Kongolese Christianity in the Americas of the 17th and 18th Centuries

By: Dr. David Daniels

 Since the shape and contour of Kongolese Christianity in Africa is a contested topic within the study of Christian history, its presence within the Americas is even more controversial within academic circles. This paper strives to outline the ways that scholarly proponents of Kongolese Christianity as a religious movement indicate how it exhibited itself in the Americas. This paper contends that Kongolese Christianity was a discernible current within the stream of early diasporic African Christianity in the Americas by building upon the work of scholars who explore the presence of the Kongolese and Kongolese Christianity in the Americas: John K. Thornton, Linda M. Heywood, Jason R. Young, Jane G. Landers, Michael A. Gomez, Elizabeth W. Kiddy, James H. Sweet and Karen Wanjiru Ngonya.1 With a focus on intercontinental linkages between Africa and South America as well as North America, this paper strives to veer away from the debate about africanism and African retentions. Rather, the discussion focuses the contributions of Kongolese and Angolan practicing Christians along with their nominal Christian counterparts as well as non-Christian Central Africans. For all these populations, they recognized Christianity as a religion that had Kongolese and Angolan adherents. These three populations participated in varying ways in creating a religious climate in the Americas that was conducive to enslaved Africans embracing Christianity. For the latter category, while Christianity was not their religion, it existed within the Central African religious orbit in which they operate. While this paper resist identifying Kongolese Christianity solely in terms of a set of doctrines, practices, or institutions, there will be a discussion of the role of institutions such as confraternities and practices such as “the ring shout.” The discussions of these elements are only meant to point towards the existence of a Kongolese Christianity as a religious arc or thrust.Rather than enter a debate about the location of these elements on a continuum of Christian expressions, a contention of this paper is how Kongolese and Angolans identified themselves as Christians. In this paper, it will be argued that Kongolese Christianity was a contributing factor in the emergence and development of Christianity among people of African descent throughout various communities within the Americas during the 17th  and 18th  centuries.

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David D. Daniels III joined the faculty of McCormick Theological Seminary in 1987 and was inaugurated Professor of Church History in 2003.

David received the Bachelor of Arts from Bowdoin College, Brunswick, Maine, in 1976, majoring in religion and economics. In 1979 he obtained the Master of Divinity from Yale University. During his years at Yale, he was a Benjamin E. Mays Fellow for the Fund for Theological Education. David earned a Ph.D. in Church History from Union Theological Seminary in New York in May, 1992. From 1979 to 1983 he was instructor of Religion at the Phillips Exeter Academy in Exeter, NH.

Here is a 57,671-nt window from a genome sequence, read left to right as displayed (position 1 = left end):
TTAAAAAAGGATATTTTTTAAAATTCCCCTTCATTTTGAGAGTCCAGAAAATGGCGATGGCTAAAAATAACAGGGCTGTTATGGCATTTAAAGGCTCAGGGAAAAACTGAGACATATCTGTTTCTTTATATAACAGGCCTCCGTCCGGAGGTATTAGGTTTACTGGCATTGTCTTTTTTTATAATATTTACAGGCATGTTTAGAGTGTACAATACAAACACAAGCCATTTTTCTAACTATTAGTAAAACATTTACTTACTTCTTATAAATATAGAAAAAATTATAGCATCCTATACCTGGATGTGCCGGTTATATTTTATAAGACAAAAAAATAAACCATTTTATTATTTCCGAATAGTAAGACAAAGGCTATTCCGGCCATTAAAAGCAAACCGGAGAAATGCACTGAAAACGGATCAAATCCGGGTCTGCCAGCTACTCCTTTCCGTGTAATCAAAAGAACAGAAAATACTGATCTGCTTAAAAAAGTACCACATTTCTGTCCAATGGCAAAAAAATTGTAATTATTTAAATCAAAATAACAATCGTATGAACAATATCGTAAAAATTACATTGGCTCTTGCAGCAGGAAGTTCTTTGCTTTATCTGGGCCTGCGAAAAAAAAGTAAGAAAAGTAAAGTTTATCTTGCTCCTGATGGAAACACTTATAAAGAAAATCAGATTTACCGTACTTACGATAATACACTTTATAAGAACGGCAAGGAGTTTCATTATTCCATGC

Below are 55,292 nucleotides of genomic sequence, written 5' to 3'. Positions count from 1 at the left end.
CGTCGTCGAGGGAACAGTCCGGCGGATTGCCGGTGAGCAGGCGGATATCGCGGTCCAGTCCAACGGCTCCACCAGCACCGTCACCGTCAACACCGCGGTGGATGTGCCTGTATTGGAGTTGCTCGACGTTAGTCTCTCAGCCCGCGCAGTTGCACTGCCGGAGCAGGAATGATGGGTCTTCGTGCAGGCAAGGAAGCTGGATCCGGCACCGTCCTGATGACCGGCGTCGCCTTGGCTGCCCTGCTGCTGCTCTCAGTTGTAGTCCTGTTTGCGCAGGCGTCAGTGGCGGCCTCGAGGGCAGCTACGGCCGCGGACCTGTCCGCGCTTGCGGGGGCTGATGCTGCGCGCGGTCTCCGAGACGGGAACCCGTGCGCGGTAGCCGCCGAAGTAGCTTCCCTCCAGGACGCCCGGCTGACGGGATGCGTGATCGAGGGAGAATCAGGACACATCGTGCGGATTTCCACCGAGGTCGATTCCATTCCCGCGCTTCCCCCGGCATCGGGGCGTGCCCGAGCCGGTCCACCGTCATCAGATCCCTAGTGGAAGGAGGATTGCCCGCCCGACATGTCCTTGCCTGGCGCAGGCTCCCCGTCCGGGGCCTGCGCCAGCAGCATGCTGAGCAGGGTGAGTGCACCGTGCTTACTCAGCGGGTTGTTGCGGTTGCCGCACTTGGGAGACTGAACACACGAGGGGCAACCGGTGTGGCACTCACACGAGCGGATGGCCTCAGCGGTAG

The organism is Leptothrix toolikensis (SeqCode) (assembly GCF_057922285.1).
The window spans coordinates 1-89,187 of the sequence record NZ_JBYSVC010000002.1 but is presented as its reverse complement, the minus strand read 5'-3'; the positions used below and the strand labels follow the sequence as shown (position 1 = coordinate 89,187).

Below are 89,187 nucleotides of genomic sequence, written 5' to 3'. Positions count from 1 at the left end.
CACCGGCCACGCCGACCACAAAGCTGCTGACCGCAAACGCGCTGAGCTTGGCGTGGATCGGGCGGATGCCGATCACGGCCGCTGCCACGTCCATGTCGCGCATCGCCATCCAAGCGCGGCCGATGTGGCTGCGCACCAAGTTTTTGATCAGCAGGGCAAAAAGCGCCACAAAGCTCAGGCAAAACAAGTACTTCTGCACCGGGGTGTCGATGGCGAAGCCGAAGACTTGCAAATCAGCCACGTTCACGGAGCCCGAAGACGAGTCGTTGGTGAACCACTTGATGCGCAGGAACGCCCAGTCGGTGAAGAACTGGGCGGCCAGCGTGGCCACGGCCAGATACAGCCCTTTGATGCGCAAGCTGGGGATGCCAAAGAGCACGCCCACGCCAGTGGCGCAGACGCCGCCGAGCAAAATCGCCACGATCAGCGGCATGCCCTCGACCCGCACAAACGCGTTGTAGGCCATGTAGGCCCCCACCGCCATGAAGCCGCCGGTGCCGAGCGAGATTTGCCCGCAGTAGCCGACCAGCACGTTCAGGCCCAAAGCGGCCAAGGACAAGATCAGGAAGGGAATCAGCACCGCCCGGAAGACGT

David has been a member of the American Academy of Religion since 1989, the Society for the Study of Black Religion since 1993 and the Society for Pentecostal Studies since 1979. He is a member of the steering committee of the Evangelical Theology Group and Afro-American History Group of the American Academy of Religion. He is a member of the World Alliance of Reformed Churches and Pentecostal International Dialogue. He has served as commissioner for the Faith and Order Commission of the National Council of Churches U.S. A. for the 1988-91 quadrennium and has participated on consultations sponsored by the National council of Churches in the United States and the World Council of Churches in united States and Costa Rica.

He is author of various articles on the history of Christianity and book reviews published in Theological Education in Pneuma, Christianity Century, Encyclopedia of African American Religions, and A Sourcebook for the Community of Religions. David also served as an advisor to Legacy of A Leader, a 1991 video documentary on Charles Harrison Mason. He serves on the editorial committee of a new history of World Christianity project funded by Orbis Press.

David serves as a member of various research projects: Religion in Urban America
directed by Dr. Lowell Livezey and the Funding of Black Churches project directed Dr. Thomas Hoyt. He has served as a member of the Lay formation and Education Project directed by Dr. Dorothy Bass and the Wesleyan/Holiness project directed by William Faupel. He has served on the advisory committee of Contextualized Urban Theological Education Enablement Program directed by Dr. Edith Blumhofer.

David has lectured at various colleges and seminaries in the United States, including Northern Illinois University, Alma College, Adrian College, North Park University, Butler university, Lewis University, and Garrett-Evangelical Theological Seminary. He has also lectured at the Bossey Institute in Switzerland, the Spiritan International School of Theology in Attakwu, Enugu, Nigeria, the Cheikh A. Diop University of Dakar, Dakar, Senegal, and Emmanuel College of Victoria University at the University of Toronto, Toronto, Canada.

David has been an ordained minister in the Church of God in Christ since 1980.